For these reasons we have made the provision as to the way the judgment against Mrs. Boggs is to be satisfied.

All other grounds are reargument of matters disposed of in the original opinion, with one exception. It is said we overlooked the objection to the testimony of the several oil mill officials and employees on the ground they were not experts, as in State ex rel. Stewart v. Follis and Burns v. City of Nashville.

With deference to counsel, we did not overlook the point but did not see fit to discuss it, because obviously there is no merit in it. We think the factual situation, to which the rule was applied, in those cases is quite different from what we have here in the testimony of the oil mill witnesses.

In those cases the witnesses were called on to audit voluminous records and documents and to compile a statement of the net result; that is to compile the account. Of course, this could only be performed by a person accustomed to keeping books.

In the instant suit the oil mill witnesses were not called on to compile a statement of account with anybody, neither Mrs. Boggs nor the partnership; the accounts with the partnership were already compiled in the form of the ledger entries. Some of the witnesses had either made the entries, or were familiar with them and did therefore testify the books were correct; others had no connection with the books during the period in question and could not testify to their correctness. But every witness called for the purpose could and did identify the books and records as being those of his employer; this did not require skill as a bookkeeper, but merely personal knowledge of the fact; any clerk, stenographer, or lesser employee having personal knowledge of the fact that they were the employer's books and records could identify them as such, although they might have no knowledge of the contents or of the correctness of same. Almost any literate person could make a correct copy of the ledger sheet.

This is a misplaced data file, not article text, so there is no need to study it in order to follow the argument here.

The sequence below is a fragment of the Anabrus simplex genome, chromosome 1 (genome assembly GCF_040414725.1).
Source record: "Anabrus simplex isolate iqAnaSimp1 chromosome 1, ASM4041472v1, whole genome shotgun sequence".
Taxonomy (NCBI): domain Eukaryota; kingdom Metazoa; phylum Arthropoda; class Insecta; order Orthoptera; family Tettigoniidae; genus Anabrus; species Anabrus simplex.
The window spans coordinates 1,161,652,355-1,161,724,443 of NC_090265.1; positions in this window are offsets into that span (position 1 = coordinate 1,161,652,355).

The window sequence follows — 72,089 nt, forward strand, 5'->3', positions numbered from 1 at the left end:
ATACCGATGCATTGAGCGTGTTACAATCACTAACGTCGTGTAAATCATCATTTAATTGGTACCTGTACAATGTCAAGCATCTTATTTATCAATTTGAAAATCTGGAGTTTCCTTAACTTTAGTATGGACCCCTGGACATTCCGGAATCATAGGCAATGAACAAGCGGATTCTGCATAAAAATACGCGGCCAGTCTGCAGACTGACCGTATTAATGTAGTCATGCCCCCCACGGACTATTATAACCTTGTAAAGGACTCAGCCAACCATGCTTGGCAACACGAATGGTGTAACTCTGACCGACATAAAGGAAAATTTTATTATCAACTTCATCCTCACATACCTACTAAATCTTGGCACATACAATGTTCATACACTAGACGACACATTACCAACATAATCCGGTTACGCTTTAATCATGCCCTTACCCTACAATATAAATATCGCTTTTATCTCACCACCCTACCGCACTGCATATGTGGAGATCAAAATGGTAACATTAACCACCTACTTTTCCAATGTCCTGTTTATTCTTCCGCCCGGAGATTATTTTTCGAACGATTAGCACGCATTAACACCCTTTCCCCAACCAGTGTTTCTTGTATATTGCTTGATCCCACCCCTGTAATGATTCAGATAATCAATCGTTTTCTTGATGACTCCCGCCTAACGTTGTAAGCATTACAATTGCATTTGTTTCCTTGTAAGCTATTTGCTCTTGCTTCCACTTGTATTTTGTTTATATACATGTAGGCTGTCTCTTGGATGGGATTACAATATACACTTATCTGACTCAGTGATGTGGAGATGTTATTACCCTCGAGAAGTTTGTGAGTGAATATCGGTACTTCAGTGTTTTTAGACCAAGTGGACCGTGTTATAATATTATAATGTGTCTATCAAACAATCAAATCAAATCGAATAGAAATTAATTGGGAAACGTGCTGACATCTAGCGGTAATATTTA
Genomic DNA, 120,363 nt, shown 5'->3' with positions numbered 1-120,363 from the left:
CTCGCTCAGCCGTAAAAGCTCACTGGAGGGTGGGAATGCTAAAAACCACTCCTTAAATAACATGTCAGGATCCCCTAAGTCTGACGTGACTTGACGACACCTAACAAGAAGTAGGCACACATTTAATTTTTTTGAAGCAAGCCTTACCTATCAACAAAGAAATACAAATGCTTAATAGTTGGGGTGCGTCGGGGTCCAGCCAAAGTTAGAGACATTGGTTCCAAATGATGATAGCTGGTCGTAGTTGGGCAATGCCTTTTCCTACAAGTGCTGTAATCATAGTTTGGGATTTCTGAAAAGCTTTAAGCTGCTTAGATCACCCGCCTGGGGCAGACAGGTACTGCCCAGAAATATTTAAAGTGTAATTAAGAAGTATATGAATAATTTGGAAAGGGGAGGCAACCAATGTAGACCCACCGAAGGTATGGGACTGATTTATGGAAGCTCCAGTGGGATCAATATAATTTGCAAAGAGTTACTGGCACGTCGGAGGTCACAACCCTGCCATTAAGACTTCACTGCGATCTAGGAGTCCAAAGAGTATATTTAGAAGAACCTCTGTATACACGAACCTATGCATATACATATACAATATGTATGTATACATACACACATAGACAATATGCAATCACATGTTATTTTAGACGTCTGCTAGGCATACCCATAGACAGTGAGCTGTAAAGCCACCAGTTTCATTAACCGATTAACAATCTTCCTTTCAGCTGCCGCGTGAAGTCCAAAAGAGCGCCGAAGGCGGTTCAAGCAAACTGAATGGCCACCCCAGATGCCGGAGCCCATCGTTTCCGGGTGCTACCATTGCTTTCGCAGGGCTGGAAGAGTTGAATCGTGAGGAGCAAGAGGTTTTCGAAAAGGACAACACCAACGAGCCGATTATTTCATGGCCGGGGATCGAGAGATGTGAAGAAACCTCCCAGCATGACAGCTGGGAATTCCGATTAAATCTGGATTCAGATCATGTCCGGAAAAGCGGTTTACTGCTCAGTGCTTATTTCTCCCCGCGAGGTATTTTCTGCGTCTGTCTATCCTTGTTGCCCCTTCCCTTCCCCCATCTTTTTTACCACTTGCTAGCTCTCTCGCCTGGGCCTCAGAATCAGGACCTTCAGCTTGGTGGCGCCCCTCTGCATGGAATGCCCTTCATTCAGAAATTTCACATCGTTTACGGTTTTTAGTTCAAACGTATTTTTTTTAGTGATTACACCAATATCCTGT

The procedure followed was:

The witness identified the books and supporting records, as being those of his employer but in some instances did not testify to their correctness; exhibited copies of all such and testified they were true copies; this put them in evidence conditioned upon proof being made of their correctness; we held in view of Mrs. Boggs' conduct that not only were these records an admission against interest, but also that she was estopped to question their correctness.

On the other hand, Crandell, who was procured by complainants to do so, was the person who compiled the account between Mrs. Boggs and the partnership from the records of the mills, the banks, the partnership and other sources. His function furnishes the analogy to the function of the witness in the Follis and the Burns cases.

We dealt with the question of his competency on page 15 of the original opinion [245 S.W.2d 652].

We might add that the qualification of a witness as an expert is largely within the discretion of the trial judge and will not be reversed on an appeal unless clearly erroneous or abuse shown. Keys v. Keys, 23 Tenn. App. 188, 129 S.W.2d 1103; Foster & Creighton Co. v. Hale, 32 Tenn. App. 208, 222 S.W.2d 222, 226.

With due appreciation of the skill and zeal of counsel, we think the petition should be disallowed.

BAPTIST, P.J., and DAVIS, Sp. J., concur.